JoeMaddon1280_3wfw7tz4_v0y8suzzJoe Maddon won his third Manager of the Year award after guiding the Cubs to a 97-65 record and a berth in the Nation League Championship Series. Maddon also won the award in the American League with Tampa Bay in 2008 and 2011. This year, he received 18 first-place votes, for 124 points from the BBWAA in balloting.

“It’s really good to know that what you believe in works in other places,” Maddon said. “I didn’t tweak anything. It was the same approach.”

The Cardinals’ Mike Matheny came in second with nine first-place votes and 87 points, followed by Mets’ Terry Collins, who was listed atop three ballots and had 49 points. Maddon perfectly guided a team loaded with talent, but not much experience. After hovering just above .500 for more than half the season, the Cubs took off in August and September, finishing 19-9 each month. Maddon also gave rookies Addison Russell, Kyle Schwarber, and Kris Bryant major responsibilities, but kept the pressure at a minimum and maintained a relaxed locker room. The Cubs improved by 24 games over the 2014 season, tops in the majors.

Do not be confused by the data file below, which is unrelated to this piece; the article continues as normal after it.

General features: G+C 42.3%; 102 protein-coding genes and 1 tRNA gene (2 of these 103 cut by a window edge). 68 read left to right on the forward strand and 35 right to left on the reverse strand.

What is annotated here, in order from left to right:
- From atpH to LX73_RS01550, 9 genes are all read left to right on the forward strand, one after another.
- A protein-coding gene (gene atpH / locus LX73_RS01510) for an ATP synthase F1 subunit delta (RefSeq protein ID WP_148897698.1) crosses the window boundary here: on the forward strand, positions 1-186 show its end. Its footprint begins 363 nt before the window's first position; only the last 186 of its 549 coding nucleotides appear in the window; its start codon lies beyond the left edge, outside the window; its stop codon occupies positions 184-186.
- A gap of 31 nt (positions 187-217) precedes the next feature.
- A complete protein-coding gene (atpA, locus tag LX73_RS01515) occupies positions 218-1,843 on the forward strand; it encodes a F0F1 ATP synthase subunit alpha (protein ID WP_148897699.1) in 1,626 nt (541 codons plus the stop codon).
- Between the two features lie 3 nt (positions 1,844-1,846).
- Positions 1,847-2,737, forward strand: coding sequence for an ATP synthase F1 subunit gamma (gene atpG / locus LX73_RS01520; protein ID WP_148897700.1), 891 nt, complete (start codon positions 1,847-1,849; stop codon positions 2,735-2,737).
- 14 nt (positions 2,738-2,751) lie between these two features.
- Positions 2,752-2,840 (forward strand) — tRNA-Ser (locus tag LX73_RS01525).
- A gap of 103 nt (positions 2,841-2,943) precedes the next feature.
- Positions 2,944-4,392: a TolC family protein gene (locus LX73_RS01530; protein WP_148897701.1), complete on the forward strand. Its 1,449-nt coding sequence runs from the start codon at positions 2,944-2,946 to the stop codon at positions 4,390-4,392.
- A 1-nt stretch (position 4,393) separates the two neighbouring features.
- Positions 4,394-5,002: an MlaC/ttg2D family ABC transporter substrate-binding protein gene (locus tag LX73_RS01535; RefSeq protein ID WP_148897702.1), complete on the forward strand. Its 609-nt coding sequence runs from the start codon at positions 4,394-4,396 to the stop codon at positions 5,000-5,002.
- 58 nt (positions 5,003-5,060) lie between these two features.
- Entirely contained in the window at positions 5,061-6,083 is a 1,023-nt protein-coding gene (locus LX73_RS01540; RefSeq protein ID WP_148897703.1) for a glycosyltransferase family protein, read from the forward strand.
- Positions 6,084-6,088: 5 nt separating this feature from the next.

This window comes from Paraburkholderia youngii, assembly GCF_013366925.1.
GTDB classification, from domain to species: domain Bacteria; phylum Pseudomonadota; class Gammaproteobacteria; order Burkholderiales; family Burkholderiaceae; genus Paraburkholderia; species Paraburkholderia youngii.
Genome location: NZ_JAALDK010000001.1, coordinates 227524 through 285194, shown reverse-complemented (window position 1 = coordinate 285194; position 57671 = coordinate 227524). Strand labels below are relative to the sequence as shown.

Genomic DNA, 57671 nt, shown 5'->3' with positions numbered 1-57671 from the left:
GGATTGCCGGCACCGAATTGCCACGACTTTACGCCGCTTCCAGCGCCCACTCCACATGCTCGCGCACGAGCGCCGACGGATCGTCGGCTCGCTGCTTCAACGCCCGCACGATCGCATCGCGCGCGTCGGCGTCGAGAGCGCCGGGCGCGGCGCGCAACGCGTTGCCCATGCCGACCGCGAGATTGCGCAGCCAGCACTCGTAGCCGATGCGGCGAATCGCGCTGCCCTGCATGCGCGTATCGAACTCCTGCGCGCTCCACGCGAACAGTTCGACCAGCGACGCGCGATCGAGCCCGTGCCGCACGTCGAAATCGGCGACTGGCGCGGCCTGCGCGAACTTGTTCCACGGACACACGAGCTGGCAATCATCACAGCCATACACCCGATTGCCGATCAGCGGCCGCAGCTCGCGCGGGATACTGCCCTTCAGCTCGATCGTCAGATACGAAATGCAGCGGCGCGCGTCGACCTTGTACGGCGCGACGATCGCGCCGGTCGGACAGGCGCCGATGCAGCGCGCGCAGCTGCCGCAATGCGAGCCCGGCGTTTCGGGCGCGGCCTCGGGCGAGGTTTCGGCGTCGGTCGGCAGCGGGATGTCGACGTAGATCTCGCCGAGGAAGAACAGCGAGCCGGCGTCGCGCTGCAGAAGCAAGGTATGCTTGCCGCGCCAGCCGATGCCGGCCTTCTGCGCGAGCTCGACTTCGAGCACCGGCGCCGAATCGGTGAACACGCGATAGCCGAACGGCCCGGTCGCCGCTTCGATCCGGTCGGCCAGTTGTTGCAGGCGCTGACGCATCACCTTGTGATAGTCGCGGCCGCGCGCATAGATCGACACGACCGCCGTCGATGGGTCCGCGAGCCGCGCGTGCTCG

“To be the steward of this wonderful group of young players, I feel very fortunate,” Maddon said on MLB Network. His best move came in handling All-Star shortstop Starlin Castro, who was struggling. Castro was benched in favor of Addison Russell, then moved to second base. I believe that was exactly what Castro needed because it worked; he thrived at the plate and at his new position in the final weeks of the season. Maddon’s reputation as a players’ manager came with him from his time in Tamp Bay. In Chicago, he made everything relaxed with pajama night on an overnight flight, a zoo day at the ballpark for players’ families. He always stressed a “less is more” attitude about the game and he often canceled batting practice, citing it as the “most overrated” part of the game. Maddon set the relaxed mentality in spring training, but also demanded attention to detail, especially when it came to fundamentals. He called out his team after a series of mistakes in the spring. Days later, the Cubs were playing better baseball, which carried over to the regular season.